Central carbon metabolites and amino acids were analysed by HPLC-MS/MS and HPLC-FLD respectively at the study end using triplicate samples from each mouse. Reference standards and tributylamine (puriss plus grade) were purchased from Sigma Aldrich (Sigma Aldrich, NSW, Australia). LiChroSolv acetonitrile and AR Grade acetic acid were purchased from Merck (Darmstadt, Germany) and Labscan (Gliwice, Poland), respectively. Deionised water was generated via an Elga Purelab Classic water purification unit (Veolia, France). A total of 22 amino acids (and 3 internal standards) were quantified following a previously optimized method59. These included Asp, Glu, Cys, Asn, Ser, Gln, His, Gly, Thr, Arg, Ala, GABA (4-aminobutyric acid), Tyr, ABU (2-aminobutyric acid), Val, Met, Nva, Trp, Phe, Ile, Orn, Leu, Lys, Sar, Pro. Standard Curve from 2–500 μM (double for Pro)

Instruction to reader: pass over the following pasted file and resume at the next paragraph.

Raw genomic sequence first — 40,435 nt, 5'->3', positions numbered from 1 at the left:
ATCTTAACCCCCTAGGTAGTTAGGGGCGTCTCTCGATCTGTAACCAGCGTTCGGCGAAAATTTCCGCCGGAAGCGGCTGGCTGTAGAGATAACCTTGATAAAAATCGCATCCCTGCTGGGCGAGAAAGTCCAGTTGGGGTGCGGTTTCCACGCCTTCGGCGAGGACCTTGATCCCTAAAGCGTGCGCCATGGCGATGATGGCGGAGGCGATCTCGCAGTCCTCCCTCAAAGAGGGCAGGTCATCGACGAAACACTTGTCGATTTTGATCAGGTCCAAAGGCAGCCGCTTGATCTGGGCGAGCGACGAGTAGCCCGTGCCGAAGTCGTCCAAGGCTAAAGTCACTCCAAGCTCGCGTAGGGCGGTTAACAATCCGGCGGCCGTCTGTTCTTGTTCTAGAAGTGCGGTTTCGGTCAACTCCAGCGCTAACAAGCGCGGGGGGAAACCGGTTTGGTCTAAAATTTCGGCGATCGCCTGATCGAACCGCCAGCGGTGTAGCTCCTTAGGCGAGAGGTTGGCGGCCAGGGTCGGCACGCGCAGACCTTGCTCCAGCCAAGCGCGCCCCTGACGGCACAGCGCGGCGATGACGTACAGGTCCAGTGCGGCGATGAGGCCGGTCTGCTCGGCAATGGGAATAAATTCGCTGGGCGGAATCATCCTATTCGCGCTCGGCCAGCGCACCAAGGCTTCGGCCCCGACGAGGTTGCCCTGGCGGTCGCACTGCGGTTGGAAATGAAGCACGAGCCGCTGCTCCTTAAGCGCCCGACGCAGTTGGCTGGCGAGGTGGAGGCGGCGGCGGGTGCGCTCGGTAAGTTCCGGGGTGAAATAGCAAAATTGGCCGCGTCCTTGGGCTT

Intermediates of central carbon metabolism (CCM) were analysed following the method described in Medina-Torres et al.60 with the following modifications – sample extracts were analysed at two concentrations to increase the likelihood of detection for low abundance metabolites as well as to dilute highly abundant metabolites (e.g. AMP, lactate, malate, succinate) into range. Thus, 100 μl of sample extract were dried down in a vacuum centrifuge (Eppendorf Concentrator Plus, Eppendorf, Australia) for ~60 min with no heating using the V-AQ program. The samples were resuspended in 100 μl of 95:5 water:acetonitrile and 5 μl of this sample removed to a fresh vial and then diluted with 195 μl of 95:5 water:acetonitrile to provide an effective forty-fold dilution of the original extract. Both sample dilutions were then transferred to HPLC vials for CCM analysis by injection onto the HPLC-MS/MS system as described in Medina-Torres et al.60.